Thursday, September 1, 2016

Data Classification - Who needs it?

As an information security practitioner, there are times when you look at the security landscape for your organization and think, wow, there are definitely some areas we can improve on.  Many of these areas are not necessarily easy to tackle and execution may even seem impossible!

One thing I had always struggled with when working in banking, was data classification. We did have data classification defined, to an extent, but it was really basic and didn’t allow us to make real decisions on investing in technology and security controls.  The bulk of what we really needed to protect was customer information, but was that good enough?

In banking there is a defined segmentation of data that needs protection – customer data.  Putting forth the minimum required effort from a compliance standpoint is really a shortsighted view of a larger data classification need, because there are so many other groups of data that fit into a grey area.  In this grey area lives large quantities of private information, such as the information that human resources maintains on our employees (salary, health care info, etc.), information relating to mergers and acquisitions, employee lists, schedules, bank access codes, combinations to vaults, minimum cash limits…  The list goes on.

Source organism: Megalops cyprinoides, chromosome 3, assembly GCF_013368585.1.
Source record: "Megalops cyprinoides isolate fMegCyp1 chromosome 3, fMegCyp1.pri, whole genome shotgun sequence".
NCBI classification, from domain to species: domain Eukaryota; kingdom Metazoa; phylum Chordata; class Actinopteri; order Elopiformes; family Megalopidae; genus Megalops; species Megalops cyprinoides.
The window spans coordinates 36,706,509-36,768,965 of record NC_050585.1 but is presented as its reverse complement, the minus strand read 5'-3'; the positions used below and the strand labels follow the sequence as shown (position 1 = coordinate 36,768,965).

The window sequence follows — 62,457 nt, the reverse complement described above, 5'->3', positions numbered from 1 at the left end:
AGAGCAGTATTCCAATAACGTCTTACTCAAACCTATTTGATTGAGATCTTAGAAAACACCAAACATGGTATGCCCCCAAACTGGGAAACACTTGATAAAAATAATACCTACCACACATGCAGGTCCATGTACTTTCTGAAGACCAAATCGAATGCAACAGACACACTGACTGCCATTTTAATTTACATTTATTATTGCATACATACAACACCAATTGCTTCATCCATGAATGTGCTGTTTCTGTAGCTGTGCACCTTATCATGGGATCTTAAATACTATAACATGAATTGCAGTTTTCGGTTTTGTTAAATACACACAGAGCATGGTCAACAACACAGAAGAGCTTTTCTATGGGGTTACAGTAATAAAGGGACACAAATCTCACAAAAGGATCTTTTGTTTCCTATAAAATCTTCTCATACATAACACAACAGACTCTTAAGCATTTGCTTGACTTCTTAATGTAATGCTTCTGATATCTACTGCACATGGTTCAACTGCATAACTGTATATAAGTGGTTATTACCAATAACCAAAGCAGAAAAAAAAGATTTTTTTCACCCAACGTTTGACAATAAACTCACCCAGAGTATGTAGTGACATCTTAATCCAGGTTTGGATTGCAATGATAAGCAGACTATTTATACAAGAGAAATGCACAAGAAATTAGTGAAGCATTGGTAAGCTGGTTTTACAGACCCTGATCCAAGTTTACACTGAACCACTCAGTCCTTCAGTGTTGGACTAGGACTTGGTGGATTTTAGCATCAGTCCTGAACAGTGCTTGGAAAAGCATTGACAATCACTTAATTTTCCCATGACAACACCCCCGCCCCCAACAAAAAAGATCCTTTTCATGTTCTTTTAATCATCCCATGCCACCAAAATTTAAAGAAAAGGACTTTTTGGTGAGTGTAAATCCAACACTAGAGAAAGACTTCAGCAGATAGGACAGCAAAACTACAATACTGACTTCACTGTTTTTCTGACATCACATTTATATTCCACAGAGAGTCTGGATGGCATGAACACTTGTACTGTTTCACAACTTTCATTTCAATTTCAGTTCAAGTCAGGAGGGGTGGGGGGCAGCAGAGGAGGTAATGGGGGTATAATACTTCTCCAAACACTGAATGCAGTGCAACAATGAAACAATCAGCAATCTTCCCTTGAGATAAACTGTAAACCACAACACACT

How do we classify the sensitivity of this data? It certainly doesn’t fall into the larger category of customer information, but it definitely needs to be protected from exposure.  What’s more, this inadequacy will start to expose itself when looking at initiatives such as DLP, rights management, DR optimization, justifying spend on technology, and now – cyber-insurance requirements.

Take the time to look at how you are classifying data, what types of data labels you are using, and how data classification feeds into larger initiatives.  You may be surprised at how many areas this touches and how it may help with some of the initiatives listed above.

If you need help understanding how Data Classification can help you, or if you are in need of building out a more comprehensive Data Classification scheme, let me know.

(as posted on LinkedIn)

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